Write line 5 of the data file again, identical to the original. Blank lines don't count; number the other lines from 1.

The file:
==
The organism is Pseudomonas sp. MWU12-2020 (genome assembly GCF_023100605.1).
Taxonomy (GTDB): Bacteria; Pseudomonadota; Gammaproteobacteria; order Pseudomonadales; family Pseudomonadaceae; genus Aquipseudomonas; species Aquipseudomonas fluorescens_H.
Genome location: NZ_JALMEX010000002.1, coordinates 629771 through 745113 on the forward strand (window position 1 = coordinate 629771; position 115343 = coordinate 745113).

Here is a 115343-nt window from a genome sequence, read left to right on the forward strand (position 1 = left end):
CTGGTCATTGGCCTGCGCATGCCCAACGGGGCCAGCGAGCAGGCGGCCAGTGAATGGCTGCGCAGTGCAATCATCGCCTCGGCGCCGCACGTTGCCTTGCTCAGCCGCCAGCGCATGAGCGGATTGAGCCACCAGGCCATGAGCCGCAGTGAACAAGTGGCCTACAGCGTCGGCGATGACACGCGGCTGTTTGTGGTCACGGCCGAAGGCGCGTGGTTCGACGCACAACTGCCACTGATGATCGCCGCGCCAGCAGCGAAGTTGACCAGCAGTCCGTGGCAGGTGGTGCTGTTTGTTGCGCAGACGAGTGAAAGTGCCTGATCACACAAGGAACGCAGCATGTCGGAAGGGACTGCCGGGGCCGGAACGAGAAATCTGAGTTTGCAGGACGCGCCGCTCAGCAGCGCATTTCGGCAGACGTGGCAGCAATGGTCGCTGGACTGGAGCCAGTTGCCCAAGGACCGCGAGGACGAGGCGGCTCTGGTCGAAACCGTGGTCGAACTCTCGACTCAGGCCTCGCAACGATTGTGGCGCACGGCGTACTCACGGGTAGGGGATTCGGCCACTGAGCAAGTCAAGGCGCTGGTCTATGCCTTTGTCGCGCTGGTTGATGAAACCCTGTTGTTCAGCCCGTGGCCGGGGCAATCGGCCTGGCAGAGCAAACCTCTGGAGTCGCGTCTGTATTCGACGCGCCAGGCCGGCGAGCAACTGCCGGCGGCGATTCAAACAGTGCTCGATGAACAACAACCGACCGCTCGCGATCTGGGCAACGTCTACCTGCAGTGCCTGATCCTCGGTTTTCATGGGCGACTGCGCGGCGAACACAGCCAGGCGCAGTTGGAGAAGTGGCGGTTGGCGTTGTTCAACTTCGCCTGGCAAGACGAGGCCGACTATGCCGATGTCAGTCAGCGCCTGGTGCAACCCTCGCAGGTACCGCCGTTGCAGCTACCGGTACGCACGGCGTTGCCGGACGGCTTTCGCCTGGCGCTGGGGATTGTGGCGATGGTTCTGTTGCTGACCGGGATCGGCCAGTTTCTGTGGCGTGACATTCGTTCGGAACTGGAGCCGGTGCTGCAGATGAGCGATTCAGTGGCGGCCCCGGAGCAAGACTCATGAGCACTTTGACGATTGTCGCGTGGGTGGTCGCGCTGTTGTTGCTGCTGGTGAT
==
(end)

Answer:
CTGGTCATTGGCCTGCGCATGCCCAACGGGGCCAGCGAGCAGGCGGCCAGTGAATGGCTGCGCAGTGCAATCATCGCCTCGGCGCCGCACGTTGCCTTGCTCAGCCGCCAGCGCATGAGCGGATTGAGCCACCAGGCCATGAGCCGCAGTGAACAAGTGGCCTACAGCGTCGGCGATGACACGCGGCTGTTTGTGGTCACGGCCGAAGGCGCGTGGTTCGACGCACAACTGCCACTGATGATCGCCGCGCCAGCAGCGAAGTTGACCAGCAGTCCGTGGCAGGTGGTGCTGTTTGTTGCGCAGACGAGTGAAAGTGCCTGATCACACAAGGAACGCAGCATGTCGGAAGGGACTGCCGGGGCCGGAACGAGAAATCTGAGTTTGCAGGACGCGCCGCTCAGCAGCGCATTTCGGCAGACGTGGCAGCAATGGTCGCTGGACTGGAGCCAGTTGCCCAAGGACCGCGAGGACGAGGCGGCTCTGGTCGAAACCGTGGTCGAACTCTCGACTCAGGCCTCGCAACGATTGTGGCGCACGGCGTACTCACGGGTAGGGGATTCGGCCACTGAGCAAGTCAAGGCGCTGGTCTATGCCTTTGTCGCGCTGGTTGATGAAACCCTGTTGTTCAGCCCGTGGCCGGGGCAATCGGCCTGGCAGAGCAAACCTCTGGAGTCGCGTCTGTATTCGACGCGCCAGGCCGGCGAGCAACTGCCGGCGGCGATTCAAACAGTGCTCGATGAACAACAACCGACCGCTCGCGATCTGGGCAACGTCTACCTGCAGTGCCTGATCCTCGGTTTTCATGGGCGACTGCGCGGCGAACACAGCCAGGCGCAGTTGGAGAAGTGGCGGTTGGCGTTGTTCAACTTCGCCTGGCAAGACGAGGCCGACTATGCCGATGTCAGTCAGCGCCTGGTGCAACCCTCGCAGGTACCGCCGTTGCAGCTACCGGTACGCACGGCGTTGCCGGACGGCTTTCGCCTGGCGCTGGGGATTGTGGCGATGGTTCTGTTGCTGACCGGGATCGGCCAGTTTCTGTGGCGTGACATTCGTTCGGAACTGGAGCCGGTGCTGCAGATGAGCGATTCAGTGGCGGCCCCGGAGCAAGACTCATGAGCACTTTGACGATTGTCGCGTGGGTGGTCGCGCTGTTGTTGCTGCTGGTGAT